Oxycodone is a narcotic pain medication derived from the opium poppy. It is prescribed to treat moderate to severe pain and is among the most frequently abused prescription drugs. When taken with beer and other depressants, oxycodone can cause dangerous health effects including slowed breathing and cardiac arrest.
Oxycodone is a potent pain reliever similar to morphine. It is often prescribed for post-surgical pain resulting from dental work and other invasive procedures. Other uses for oxycodone include treating lower back pain, severe arthritis, acute injury and other forms of moderate to severe pain. Beer is an alcoholic beverage brewed from fermented grain and hops. It is mainly consumed for its mood- and mind-altering effects and has no known medicinal uses. Less often, beer may be used in cooking, though not in significant amounts.
Oxycodone attaches to the body's opiate receptors to produce its effects. It directly affects the central nervous system to alter the brain’s perception of pain, making it an efficient analgesic. For some people, oxycodone produces side effects that may be perceived as pleasurable, such as euphoria and increased energy. These effects can lead to abuse and addiction. Beer is a central nervous system depressant that increases levels of a neurotransmitter known as GABA, or gamma-aminobutyric acid. Elevated levels of GABA caused by beer consumption can lead to effects like loss of coordination, reduced inhibitions and memory impairment.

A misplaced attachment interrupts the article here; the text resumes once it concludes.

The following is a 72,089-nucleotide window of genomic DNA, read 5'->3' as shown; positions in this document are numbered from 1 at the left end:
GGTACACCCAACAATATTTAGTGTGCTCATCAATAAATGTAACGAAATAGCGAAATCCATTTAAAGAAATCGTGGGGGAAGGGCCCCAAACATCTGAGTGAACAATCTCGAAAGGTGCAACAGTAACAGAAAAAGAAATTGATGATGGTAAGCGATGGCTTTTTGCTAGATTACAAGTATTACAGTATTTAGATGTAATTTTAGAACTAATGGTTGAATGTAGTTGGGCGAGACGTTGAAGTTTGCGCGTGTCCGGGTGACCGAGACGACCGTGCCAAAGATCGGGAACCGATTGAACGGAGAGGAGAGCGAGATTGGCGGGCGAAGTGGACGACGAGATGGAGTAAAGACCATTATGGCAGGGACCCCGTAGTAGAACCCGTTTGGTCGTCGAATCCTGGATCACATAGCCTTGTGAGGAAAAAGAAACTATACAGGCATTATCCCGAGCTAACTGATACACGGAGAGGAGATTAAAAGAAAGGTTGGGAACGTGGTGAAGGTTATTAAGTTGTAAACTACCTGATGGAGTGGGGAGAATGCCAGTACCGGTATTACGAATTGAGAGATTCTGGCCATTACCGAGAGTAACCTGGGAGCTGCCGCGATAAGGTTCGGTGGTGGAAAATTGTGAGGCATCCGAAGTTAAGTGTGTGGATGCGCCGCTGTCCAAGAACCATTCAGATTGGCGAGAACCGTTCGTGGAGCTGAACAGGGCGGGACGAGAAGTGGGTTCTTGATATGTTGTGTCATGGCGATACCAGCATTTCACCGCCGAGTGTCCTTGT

While each substance can be dangerous on its own, combining beer and oxycodone is even more risky. Because both substances slow breathing and heart rate, consuming them together increases the risk for respiratory depression, cardiac arrest and death. Combining the two also puts the user at risk for self-injury because of impaired coordination and motor control. Other effects include nausea, vomiting, memory loss and reduced cognitive functioning.
Addiction and Abuse
When used frequently, both beer and oxycodone are capable of producing addiction. According to the National Institutes of Health, alcohol and opiates interact in the brain to produce a type of addiction that is often harder to treat than either addiction alone. Withdrawal from alcohol can be fatal in some instances and should only be performed under medical supervision, according to Psychology Today. While opiates like oxycodone do not generally cause fatal withdrawals, some of the newer rapid detoxification methods used to help addicts get clean can cause death and other complications.
Taking oxycodone and alcohol together increases the risk for fatal overdose. Never attempt to drive or operate machinery under the influence of either substance. If overdose is suspected, seek immediate medical attention.